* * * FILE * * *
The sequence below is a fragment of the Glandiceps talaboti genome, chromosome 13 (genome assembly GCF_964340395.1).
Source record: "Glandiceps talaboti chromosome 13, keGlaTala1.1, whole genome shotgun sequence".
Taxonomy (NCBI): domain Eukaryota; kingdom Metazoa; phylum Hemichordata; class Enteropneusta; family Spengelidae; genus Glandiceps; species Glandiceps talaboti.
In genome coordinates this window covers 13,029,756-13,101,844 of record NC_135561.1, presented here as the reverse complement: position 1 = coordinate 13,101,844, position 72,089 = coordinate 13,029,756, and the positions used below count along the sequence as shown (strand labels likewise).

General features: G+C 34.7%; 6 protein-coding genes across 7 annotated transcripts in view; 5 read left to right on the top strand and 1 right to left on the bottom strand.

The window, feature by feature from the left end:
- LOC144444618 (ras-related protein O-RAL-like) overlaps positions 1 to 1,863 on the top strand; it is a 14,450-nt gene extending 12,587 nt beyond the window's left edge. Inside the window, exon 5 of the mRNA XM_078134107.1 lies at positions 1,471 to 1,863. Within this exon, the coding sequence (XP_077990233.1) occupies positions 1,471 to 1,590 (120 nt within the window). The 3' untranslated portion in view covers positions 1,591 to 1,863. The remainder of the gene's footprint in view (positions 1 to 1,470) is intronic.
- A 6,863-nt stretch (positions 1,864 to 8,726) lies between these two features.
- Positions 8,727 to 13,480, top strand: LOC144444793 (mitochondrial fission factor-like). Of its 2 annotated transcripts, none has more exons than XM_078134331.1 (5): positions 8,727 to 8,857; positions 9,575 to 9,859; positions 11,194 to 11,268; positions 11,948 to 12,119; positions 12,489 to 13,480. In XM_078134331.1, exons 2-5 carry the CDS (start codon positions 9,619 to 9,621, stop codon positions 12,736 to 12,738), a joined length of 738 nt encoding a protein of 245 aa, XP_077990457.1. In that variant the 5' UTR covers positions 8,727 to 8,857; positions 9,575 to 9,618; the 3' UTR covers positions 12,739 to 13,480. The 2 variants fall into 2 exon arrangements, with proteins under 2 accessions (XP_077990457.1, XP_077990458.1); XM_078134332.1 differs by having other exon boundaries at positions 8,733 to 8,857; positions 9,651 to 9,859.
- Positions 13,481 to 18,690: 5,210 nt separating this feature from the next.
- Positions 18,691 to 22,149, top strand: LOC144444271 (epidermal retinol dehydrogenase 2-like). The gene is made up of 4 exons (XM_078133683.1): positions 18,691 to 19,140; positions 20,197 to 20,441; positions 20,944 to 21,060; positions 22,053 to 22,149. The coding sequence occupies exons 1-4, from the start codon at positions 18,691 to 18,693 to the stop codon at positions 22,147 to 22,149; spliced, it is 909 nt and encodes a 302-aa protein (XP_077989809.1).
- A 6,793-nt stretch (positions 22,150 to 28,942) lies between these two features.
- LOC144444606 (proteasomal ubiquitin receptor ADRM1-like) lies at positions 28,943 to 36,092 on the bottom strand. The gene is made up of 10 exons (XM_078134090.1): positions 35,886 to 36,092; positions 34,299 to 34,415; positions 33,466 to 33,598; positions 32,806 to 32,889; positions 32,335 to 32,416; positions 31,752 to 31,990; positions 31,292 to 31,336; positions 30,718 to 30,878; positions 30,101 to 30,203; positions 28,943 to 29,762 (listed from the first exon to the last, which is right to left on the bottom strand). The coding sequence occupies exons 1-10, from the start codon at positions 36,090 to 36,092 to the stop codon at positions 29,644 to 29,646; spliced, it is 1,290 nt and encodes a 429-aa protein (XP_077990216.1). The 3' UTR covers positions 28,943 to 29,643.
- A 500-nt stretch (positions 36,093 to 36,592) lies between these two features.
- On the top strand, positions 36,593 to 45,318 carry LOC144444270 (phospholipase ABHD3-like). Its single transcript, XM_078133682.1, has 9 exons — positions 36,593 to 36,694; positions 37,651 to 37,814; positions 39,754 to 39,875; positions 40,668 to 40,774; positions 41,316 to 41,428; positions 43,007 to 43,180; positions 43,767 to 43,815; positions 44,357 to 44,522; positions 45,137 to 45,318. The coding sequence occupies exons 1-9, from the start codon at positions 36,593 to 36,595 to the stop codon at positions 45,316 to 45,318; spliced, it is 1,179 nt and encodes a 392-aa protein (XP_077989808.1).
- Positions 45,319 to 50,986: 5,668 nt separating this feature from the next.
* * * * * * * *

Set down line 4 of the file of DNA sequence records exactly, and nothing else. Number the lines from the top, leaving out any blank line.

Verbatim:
In genome coordinates this window covers 13,029,756-13,101,844 of record NC_135561.1, presented here as the reverse complement: position 1 = coordinate 13,101,844, position 72,089 = coordinate 13,029,756, and the positions used below count along the sequence as shown (strand labels likewise).